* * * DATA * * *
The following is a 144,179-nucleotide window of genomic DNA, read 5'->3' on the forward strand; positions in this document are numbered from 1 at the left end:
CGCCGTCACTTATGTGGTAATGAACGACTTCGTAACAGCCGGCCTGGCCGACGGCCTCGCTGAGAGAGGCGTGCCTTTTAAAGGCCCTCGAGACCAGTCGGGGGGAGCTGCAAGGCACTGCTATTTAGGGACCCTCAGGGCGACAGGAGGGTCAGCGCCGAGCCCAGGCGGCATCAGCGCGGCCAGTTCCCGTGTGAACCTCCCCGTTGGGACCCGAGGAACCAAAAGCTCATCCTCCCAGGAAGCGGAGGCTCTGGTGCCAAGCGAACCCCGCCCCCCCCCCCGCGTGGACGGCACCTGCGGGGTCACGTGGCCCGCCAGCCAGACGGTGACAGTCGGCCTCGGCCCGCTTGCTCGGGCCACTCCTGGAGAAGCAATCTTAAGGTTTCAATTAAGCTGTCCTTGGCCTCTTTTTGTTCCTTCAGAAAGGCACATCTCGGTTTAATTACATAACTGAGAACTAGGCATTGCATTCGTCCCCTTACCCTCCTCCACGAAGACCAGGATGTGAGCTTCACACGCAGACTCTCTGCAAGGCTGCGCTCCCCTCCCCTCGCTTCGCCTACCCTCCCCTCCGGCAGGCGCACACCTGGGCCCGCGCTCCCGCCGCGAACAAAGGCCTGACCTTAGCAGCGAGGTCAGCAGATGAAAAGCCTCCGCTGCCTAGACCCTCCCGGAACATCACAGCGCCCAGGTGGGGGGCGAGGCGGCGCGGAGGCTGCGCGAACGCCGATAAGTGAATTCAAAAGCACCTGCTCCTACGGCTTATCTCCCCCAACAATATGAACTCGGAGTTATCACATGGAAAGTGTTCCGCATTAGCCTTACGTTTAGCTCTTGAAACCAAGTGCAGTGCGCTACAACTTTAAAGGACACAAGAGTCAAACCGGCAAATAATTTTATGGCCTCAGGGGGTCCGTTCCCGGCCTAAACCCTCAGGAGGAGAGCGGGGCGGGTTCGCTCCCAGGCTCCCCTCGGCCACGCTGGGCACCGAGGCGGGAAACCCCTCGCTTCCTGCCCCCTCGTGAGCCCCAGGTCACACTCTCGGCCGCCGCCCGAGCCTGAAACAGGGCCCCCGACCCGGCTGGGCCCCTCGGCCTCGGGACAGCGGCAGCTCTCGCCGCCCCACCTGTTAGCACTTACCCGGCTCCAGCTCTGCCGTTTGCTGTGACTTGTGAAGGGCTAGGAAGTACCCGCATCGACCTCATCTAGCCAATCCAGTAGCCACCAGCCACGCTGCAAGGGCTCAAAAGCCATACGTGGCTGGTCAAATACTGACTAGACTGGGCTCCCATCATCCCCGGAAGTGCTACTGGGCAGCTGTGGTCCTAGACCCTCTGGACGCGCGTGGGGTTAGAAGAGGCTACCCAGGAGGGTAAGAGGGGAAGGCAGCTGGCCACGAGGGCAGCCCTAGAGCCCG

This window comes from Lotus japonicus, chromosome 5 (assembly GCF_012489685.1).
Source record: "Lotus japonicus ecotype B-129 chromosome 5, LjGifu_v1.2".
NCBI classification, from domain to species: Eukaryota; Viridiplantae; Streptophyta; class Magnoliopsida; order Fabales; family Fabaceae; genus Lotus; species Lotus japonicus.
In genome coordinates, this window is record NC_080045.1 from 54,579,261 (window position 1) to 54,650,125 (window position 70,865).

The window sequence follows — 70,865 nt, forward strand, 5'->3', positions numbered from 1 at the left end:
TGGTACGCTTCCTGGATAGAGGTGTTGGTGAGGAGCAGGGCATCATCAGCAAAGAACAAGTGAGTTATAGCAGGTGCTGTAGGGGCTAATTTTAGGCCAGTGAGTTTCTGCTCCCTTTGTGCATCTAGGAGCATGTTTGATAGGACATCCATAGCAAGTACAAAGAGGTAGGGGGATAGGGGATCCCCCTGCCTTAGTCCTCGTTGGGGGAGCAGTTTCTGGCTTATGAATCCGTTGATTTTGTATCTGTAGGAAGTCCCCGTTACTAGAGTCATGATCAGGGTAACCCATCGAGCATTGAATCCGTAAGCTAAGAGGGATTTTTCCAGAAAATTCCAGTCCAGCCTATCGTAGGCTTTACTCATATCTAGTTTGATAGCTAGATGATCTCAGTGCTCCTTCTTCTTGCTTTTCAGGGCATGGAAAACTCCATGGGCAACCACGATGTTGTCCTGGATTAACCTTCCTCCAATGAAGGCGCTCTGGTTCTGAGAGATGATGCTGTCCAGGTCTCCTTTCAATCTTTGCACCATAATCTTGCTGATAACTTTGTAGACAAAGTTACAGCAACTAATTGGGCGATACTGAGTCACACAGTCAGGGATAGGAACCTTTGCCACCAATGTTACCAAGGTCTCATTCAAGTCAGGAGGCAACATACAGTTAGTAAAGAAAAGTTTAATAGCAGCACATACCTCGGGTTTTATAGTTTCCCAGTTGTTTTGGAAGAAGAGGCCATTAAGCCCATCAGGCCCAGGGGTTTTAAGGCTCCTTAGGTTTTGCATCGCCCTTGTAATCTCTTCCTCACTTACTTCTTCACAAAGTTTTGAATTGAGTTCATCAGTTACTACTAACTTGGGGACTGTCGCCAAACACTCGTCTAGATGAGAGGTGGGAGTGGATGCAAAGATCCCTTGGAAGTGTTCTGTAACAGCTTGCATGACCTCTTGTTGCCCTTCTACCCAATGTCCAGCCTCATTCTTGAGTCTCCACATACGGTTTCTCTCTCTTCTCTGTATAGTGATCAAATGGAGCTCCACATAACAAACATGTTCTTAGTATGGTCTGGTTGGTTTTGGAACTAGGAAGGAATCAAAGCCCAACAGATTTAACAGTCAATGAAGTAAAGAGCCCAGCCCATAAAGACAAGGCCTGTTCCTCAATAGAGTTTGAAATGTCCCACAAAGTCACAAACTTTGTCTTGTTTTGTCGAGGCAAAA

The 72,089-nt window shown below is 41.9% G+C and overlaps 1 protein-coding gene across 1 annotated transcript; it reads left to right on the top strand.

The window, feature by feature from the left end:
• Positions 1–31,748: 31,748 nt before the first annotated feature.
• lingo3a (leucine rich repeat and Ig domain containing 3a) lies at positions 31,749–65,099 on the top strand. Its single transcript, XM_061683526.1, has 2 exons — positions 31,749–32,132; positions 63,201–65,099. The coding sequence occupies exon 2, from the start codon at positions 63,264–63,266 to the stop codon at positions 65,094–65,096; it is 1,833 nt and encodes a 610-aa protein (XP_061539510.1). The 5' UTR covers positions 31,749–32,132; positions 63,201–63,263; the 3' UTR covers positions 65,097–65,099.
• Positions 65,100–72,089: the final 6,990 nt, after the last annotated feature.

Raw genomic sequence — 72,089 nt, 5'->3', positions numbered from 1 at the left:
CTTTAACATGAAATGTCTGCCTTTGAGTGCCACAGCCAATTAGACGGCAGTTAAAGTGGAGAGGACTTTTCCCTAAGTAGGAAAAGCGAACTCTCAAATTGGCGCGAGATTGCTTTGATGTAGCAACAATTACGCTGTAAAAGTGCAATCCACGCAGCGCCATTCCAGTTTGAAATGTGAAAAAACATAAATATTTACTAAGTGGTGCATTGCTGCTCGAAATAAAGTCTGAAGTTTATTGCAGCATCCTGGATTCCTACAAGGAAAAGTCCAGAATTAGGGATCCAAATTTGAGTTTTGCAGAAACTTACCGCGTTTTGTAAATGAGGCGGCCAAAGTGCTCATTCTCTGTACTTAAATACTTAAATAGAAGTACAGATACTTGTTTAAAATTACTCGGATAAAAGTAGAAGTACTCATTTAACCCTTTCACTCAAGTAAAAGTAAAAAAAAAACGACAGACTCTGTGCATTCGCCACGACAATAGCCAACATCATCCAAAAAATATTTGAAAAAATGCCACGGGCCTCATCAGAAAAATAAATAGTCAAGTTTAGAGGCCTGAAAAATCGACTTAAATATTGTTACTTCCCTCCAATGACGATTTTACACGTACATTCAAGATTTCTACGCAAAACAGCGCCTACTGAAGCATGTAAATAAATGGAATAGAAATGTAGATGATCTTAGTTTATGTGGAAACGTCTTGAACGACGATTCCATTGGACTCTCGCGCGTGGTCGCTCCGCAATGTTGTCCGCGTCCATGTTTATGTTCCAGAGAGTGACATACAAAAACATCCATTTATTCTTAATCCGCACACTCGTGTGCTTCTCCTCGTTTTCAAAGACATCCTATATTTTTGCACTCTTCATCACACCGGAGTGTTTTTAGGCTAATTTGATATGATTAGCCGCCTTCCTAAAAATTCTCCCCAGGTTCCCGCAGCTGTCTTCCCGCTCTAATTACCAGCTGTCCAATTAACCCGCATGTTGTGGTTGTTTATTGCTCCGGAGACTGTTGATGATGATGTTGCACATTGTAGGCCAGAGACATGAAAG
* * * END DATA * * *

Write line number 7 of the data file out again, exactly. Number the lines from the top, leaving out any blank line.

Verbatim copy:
The window sequence follows — 70,865 nt, forward strand, 5'->3', positions numbered from 1 at the left end: